Apple Moves to Finally Own the Original Apple Logo

In what will be a sad end to a long-running trademark war, Apple Computers is taking action to finally get to own what we always thought was a unique symbol associated with the Beatles – the original Apple Corps logo.

This one came to my notice about mid-March – and as a Beatles collector with a fondness for the Beatles Apple Records label I find it interesting and so have done a bit more research.

As Shelley Germeaux wrote in her regular John Lennon Examiner column last month, this comes as a result of a 23 year-long legal battle between the two companies. The Beatles and Apple Corps actually lost their legal rights to the famous Granny Smith apple logos as part of a 2007 settlement.  Apple Inc. is now just taking the required steps to formally trademark for themselves the two logos that have, since 1968, symbolised the Beatles company and especially their recordings. From the trademark documentation submitted last month come these two images:

Two trademark applications have been filed with the European Trademarks Office under 14 International Classifications and indicate that Apple Inc. will have control over the use of the logos across a very wide range of products and services including computer hardware, online social networking, mobile phones, musical instruments, games, clothing/headgear, advertising, education and broadcasting – to name just a few. If you really want the full bottle on the trademark story go to Patently Apple – its got more of the actual documentation filed last month and further links…

Its interesting to note that while the Apple Computer logo was inspired by the Beatles, the original Beatles Apple logo in turn was itself directly inspired by a Belgian painter, the surrealist René Magritte (1898-1967). Paul McCartney owns one of his paintings called Le Jeu de Mourre (The game of mora), which dates from 1966:

The Belgian Beatles Society page says that in an interview with Johan Ral in 1993, Paul McCartney recalled:

“….I had this friend called Robert Fraser, who was a gallery owner in London. We used to hang out a lot. And I told him I really loved Magritte. We were discovering Magritte in the sixties, just through magazines and things. And we just loved his sense of humour. And when we heard that he was a very ordinary bloke who used to paint from nine to one o’clock, and with his bowler hat, it became even more intriguing. Robert used to look around for pictures for me, because he knew I liked him. It was so cheap then, it’s terrible to think how cheap they were. But anyway, we just loved him … One day he brought this painting to my house. We were out in the garden, it was a summer’s day. And he didn’t want to disturb us, I think we were filming or something. So he left this picture of Magritte. It was an apple – and he just left it on the dining room table and he went. It just had written across it “Au revoir”, on this beautiful green apple. And I thought that was like a great thing to do. He knew I’d love it and he knew I’d want it and I’d pay him later. […] So it was like wow! What a great conceptual thing to do, you know. And this big green apple, which I still have now, became the inspiration for the logo. And then we decided to cut it in half for the B-side!”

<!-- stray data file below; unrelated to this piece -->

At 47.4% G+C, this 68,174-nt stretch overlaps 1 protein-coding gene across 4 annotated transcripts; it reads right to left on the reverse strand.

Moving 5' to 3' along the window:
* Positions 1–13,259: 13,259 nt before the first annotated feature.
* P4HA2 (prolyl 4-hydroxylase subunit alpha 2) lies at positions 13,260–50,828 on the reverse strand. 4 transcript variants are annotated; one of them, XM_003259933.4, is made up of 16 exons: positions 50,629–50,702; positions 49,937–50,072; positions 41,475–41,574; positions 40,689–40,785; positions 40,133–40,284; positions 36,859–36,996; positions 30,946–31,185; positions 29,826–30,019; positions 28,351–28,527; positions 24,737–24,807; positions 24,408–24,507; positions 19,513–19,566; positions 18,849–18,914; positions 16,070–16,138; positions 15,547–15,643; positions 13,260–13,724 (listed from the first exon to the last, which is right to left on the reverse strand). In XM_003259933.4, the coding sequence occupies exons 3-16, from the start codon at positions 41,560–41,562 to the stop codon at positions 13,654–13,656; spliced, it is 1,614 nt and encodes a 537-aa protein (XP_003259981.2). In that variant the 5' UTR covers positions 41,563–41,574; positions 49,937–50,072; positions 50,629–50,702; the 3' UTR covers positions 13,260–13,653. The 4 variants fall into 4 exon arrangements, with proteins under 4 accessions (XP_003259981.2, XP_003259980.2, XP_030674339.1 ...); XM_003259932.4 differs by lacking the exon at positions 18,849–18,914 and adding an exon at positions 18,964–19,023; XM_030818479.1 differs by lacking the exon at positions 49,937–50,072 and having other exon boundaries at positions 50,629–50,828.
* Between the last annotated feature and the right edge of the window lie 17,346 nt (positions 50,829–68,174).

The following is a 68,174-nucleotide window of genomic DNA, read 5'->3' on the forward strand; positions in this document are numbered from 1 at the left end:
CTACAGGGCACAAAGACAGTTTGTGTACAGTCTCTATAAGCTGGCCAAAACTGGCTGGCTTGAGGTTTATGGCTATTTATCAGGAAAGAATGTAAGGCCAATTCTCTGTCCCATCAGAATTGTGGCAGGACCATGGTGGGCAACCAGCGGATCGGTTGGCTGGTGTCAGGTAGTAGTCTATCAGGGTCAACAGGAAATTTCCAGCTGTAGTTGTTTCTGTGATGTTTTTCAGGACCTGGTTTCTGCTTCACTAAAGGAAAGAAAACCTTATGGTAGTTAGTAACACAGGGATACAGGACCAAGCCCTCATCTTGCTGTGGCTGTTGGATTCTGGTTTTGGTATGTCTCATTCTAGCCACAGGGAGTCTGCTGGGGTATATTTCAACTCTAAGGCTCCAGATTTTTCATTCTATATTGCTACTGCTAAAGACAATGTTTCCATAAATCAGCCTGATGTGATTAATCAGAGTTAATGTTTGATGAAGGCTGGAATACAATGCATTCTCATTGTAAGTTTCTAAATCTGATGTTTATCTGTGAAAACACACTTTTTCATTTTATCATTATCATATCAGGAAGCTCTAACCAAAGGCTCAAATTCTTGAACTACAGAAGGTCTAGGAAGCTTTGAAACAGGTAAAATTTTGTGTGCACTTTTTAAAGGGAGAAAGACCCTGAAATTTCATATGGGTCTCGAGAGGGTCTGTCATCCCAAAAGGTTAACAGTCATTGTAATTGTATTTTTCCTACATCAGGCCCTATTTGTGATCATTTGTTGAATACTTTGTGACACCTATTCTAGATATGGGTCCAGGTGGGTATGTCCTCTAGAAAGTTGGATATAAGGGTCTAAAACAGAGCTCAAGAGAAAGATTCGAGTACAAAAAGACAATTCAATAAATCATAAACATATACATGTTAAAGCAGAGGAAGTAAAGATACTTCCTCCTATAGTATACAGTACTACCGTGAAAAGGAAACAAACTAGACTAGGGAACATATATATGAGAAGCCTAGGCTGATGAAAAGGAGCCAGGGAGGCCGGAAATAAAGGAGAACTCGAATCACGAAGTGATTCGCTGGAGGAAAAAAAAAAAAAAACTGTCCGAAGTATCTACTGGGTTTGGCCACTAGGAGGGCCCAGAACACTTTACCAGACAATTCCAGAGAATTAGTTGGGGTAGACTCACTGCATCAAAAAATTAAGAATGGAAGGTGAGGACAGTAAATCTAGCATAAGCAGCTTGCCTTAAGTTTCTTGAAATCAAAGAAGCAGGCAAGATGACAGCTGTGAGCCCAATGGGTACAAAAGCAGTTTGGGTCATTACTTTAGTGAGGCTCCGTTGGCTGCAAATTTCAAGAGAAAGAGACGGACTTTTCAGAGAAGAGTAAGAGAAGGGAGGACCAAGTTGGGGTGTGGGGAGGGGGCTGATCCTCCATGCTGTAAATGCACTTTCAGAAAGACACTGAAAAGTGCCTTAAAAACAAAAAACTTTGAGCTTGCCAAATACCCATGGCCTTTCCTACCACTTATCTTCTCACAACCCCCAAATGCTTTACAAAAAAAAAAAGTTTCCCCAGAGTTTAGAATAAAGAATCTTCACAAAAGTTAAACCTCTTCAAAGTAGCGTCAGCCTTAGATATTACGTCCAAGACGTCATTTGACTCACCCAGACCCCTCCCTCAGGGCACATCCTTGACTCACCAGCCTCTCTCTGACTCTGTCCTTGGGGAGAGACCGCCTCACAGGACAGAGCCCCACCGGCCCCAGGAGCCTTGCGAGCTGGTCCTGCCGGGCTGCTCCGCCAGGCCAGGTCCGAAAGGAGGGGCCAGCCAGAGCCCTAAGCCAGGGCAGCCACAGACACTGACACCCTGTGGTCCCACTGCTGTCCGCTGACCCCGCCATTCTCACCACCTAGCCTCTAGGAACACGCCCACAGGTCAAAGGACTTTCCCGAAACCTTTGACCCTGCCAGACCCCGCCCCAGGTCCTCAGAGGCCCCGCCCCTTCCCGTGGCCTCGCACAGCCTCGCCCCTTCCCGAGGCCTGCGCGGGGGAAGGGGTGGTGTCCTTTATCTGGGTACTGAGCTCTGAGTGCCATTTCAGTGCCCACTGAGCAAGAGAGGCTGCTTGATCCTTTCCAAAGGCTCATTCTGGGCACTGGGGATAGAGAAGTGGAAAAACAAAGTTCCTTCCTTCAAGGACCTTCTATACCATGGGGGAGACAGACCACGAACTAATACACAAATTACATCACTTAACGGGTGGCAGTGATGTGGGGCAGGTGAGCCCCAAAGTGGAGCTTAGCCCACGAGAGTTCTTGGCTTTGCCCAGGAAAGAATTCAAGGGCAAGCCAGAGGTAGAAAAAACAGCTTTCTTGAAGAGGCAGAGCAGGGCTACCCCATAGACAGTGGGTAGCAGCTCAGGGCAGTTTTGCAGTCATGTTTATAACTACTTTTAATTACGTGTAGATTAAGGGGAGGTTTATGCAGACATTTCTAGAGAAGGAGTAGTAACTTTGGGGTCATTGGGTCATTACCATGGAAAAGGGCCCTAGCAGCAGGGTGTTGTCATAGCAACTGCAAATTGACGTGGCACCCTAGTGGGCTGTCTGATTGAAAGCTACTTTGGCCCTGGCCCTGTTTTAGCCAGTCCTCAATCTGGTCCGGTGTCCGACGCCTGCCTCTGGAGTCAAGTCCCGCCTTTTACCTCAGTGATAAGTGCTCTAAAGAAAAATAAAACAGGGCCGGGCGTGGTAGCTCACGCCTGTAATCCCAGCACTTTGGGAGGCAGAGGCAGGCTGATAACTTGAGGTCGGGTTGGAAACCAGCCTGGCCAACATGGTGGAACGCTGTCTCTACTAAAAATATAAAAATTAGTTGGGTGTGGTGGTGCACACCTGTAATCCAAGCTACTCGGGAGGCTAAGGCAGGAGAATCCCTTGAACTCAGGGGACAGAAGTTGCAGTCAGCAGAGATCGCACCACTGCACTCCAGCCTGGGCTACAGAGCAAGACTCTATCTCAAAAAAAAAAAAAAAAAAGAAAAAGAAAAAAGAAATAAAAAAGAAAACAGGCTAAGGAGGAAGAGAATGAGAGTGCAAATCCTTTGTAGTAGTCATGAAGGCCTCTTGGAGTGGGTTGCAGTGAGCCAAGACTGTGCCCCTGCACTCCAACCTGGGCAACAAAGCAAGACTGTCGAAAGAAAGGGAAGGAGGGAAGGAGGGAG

That story seems to be true because as recently as last year, Paul McCartney himself told it again to David Jenkins at the Telegraph newspaper in London.

Taking Magritte for inspiration, the Apple record labels were designed by a fellow named Gene Mahon, an advertising agency designer. The Beatles Collection website has a great summary of how this all came about:

“[It was Gene Mahon who] proposed having different labels on each side of the record. One side would feature a full apple that would serve as a pure symbol on its own without any text. All label copy would be printed on the other side’s label, which would be the image of a sliced apple. The white-colored inside surface of the sliced apple provided a good background for printing information.
The idea of having no print on the full apple side was abandoned when EMI advised Apple that the contents of the record should appear on both sides of the disc for copyright and publishing reasons. Although Mahon’s concept was rejected for legal (and perhaps marketing) reasons, his idea of using different images for each side of the record remained. Mahon hired Paul Castell to shoot pictures of green, red and yellow apples, both full and sliced. The proofs were reviewed by the Beatles and Neil Aspinall, with the group selecting a big green Granny Smith apple to serve as the company’s logo. A sliced green apple was picked for B side. Alan Aldridge provided the green script perimeter print for labels [on UK, EU and Australian releases – this does not appear on US labels] and, in all likelihood, the script designation on the custom record sleeve.”

12 thoughts on “Apple Moves to Finally Own the Original Apple Logo